Le Paris de la Modernité (1905-1925) is a sprawling exhibition, which brings to life a period when Paris was the cultural capital of the world. Through nearly four hundred works across all artistic domains, from painting and sculpture to dance, cinema, architecture, music, fashion, literature and industrial design, the exhibition celebrates the effervescence of the years 1905 to 1925.
“Le Paris de la Modernité” is the third and final installment in a trilogy of exhibitions at the Petit Palais. I now regret that I missed the first two shows, “Paris 1900: La ville spectacle” and “Paris romantique (1815-1848)”. I always enjoy these kind of exhibitions, as they offer a fascinating glimpse into the diverse artistic landscapes of the past. By showcasing a range of works from various creative disciplines, they allow one to appreciate the developments and innovations that were taking place across different mediums and genres.
There is much to see and enjoy at “Le Paris de la Modernité”, too much almost, with works by Matisse, Picasso, Duchamp, Les Ballets Russes, Sonia Delaunay, Tamara de Lempicka, Cartier, Lanvin and a lot more else besides. It is the kind of exhibition that could only have been organized in Paris. The curators must have raided every museum in France. It even includes a Peugeot Bébé from 1913, on loan from the Musée national de l’Automobile in Mulhouse, and a plane, a Deperdussin Type B from 1911, on loan from Le Bourget Musée de l’Air et de l’Espace.
In 1901, the Grand Palais organized the first International Automobile, Bicycle and Sports exhibition, which captured the imagination of artists and the general public alike and drew hundreds of thousands of visitors. The exhibition would be held every following year, except in 1909 and 1911, until the start of the First World War. In 1908 part of the fair was dedicated to airplanes and balloons. It proved to be a considerable success and the next year a special aviation fair was inaugurated.
One of the highlights of the exhibition is “La danse du pan-pan au Monico” (1909-11) by Gino Severini, which Apollinaire hailed as “the most important work painted by a Futurist brush”. It is a riot of colour. The painting depicts two dancers, dressed in red, surrounded by a crowd. The figures are composed out of colourful diffracted shapes. The scene appears as if seen through a kaleidoscope and perfectly captures the liveliness and excitement of a party.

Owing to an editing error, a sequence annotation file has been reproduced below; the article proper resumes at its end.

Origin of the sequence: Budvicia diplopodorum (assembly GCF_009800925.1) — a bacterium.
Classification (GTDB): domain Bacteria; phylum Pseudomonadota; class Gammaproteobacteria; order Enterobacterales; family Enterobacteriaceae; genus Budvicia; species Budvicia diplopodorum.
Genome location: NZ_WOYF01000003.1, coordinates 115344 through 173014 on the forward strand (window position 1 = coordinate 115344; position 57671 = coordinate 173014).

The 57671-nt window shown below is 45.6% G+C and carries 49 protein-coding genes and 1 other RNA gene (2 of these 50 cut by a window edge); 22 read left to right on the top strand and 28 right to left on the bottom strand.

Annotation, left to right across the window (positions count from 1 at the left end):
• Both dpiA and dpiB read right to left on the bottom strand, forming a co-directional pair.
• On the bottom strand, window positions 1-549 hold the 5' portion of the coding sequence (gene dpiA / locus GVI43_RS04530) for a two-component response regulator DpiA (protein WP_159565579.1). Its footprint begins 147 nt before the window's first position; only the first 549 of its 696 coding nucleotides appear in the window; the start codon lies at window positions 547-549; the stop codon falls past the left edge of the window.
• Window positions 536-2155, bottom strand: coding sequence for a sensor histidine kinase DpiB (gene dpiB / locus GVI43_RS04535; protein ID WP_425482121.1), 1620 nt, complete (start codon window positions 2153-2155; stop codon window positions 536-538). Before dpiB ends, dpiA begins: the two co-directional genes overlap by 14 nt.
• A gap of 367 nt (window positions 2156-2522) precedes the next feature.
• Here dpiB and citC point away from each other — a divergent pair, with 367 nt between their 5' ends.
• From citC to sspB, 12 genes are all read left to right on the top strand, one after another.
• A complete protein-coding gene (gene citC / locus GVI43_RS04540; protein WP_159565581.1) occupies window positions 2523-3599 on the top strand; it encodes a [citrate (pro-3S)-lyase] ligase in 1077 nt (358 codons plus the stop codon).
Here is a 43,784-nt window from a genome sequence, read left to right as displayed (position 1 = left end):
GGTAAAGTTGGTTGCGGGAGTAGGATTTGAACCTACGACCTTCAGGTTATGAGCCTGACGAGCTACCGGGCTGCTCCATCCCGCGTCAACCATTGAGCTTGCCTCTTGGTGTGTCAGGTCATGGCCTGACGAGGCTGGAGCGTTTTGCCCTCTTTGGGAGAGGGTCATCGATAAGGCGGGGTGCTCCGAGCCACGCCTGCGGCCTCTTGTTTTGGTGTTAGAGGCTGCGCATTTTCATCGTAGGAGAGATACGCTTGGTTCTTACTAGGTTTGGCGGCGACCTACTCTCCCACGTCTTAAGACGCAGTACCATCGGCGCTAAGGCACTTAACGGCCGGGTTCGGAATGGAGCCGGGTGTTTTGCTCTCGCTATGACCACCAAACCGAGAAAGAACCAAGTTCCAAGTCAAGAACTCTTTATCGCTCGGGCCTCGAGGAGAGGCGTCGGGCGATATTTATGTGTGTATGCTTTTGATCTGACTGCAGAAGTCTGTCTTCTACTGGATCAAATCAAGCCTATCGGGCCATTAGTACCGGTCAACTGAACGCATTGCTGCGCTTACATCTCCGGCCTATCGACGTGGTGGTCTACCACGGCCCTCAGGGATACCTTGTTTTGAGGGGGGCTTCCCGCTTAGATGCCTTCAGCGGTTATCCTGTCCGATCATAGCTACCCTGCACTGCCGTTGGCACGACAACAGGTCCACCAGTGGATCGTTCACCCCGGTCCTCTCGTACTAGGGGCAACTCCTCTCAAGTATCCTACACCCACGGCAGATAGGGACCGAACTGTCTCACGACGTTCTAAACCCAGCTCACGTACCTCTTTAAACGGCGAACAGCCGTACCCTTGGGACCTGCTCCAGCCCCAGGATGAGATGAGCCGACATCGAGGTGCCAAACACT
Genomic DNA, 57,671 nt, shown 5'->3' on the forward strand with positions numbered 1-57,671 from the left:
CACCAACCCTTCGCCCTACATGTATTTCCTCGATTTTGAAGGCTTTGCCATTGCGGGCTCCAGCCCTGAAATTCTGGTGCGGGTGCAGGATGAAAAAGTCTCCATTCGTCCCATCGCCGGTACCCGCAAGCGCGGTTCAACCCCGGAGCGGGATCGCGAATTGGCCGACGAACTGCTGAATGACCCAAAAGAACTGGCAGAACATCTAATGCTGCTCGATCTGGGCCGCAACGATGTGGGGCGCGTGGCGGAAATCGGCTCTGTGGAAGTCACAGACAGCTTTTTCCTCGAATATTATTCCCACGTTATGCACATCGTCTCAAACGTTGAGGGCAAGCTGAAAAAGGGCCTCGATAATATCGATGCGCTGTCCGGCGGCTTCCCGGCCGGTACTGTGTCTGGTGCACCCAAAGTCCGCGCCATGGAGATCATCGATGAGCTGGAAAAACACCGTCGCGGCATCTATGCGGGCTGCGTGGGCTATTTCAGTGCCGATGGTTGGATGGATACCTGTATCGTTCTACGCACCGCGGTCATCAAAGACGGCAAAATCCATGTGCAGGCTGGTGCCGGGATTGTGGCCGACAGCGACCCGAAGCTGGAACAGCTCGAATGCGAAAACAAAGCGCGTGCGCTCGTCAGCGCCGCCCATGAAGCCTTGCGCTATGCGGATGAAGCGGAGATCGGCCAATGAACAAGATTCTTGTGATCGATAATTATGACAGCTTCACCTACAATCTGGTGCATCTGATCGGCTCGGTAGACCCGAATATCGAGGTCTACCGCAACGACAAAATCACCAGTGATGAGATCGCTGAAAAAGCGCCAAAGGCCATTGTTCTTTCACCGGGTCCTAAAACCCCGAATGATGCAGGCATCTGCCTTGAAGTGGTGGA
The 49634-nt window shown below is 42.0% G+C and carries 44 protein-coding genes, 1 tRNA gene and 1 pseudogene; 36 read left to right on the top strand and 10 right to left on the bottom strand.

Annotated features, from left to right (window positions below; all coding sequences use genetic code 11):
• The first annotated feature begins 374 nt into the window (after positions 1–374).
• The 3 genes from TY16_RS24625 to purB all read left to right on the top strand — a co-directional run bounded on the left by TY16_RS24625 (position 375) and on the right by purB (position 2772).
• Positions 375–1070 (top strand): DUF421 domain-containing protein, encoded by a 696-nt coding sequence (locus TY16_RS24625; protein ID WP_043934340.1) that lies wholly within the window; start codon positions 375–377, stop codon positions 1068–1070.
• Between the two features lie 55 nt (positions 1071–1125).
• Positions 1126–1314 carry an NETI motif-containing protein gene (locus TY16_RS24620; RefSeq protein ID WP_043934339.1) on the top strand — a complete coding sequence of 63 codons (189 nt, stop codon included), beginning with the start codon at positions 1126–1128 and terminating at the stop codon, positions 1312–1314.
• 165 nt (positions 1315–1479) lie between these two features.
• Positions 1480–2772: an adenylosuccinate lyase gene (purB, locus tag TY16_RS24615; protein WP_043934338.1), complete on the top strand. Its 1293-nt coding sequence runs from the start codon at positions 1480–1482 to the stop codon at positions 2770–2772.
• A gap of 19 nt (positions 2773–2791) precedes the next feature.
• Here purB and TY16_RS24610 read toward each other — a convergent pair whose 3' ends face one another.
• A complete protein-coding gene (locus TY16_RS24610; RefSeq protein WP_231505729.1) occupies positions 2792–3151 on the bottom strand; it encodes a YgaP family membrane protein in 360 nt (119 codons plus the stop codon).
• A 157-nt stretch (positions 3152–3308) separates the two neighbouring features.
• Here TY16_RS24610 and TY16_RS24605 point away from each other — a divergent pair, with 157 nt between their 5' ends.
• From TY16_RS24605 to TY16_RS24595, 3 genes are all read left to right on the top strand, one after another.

Cultural life in Paris came to an abrupt halt in the summer of 1914 with the outbreak of the First World War. For several months the city was at the front line. During this time the city was bombed by German Zeppelin airships and German planes. Daily life gradually resumed in late 1915. Theatres reopened and for many artists life went on. Indeed, for some it was a period of heightened creativity. Marcel Proust continued work on the second volume of “À la recherche du temps perdu”. In 1916, Picasso, who as a citizen of neutral Spain was not mobilized, unveiled “Les démoiselles d’Avignon”. In 1917, “Parade”, a ballet performed by Sergei Diaghilev's Ballets Russes with choreography by Leonide Massine, music by Erik Satie, costumes and sets designed by Pablo Picasso and a scenario by Jean Cocteau, premiered at the Théatre du Châtelet.
The First World War was followed by the period known as the “Années folles” (crazy years) in France and as the “Roaring Twenties” or the Jazz Age in the United States. It was characterized by a great thirst for life, which was perhaps most evident in fashion, music and design. The period also saw the emergence of a new, emancipated woman, symbolized by an androgynous silhouette and a short haircut. It was around this time that Chanel and Lanvin rose to fame. The exhibition features a selection of costume designs from the period, along with a variety of paintings, drawings, and photographs that highlight the rich exchange of ideas and inspiration between the arts.
In 1926, Josephine Baker, an African American singer, dancer and all-round entertainer, caused a sensation at the Folies Bergère, when she performed wearing a costume consisting of a string of artificial bananas. The dance was set to a Charleston, which became all the rage in Paris. I enjoyed seeing an excerpt from one of her shows as well as the artworks and posters that she inspired.
The second half of the 1920s saw the emergence of Art Deco, of which I’m not a big fan. Even so I enjoyed seeing a generous selection of works from various disciplines illustrating the style.
And with that the exhibition comes to an end. It also marks the end of an era. Paris would continue to attract writers and artists from all over the world and it would remain the centre of intellectual life in France, but its place as the cultural capital of the world was over.
Le Paris de la Modernité (1905-1925) is at the Petit Palais, Paris until 14 April 2024.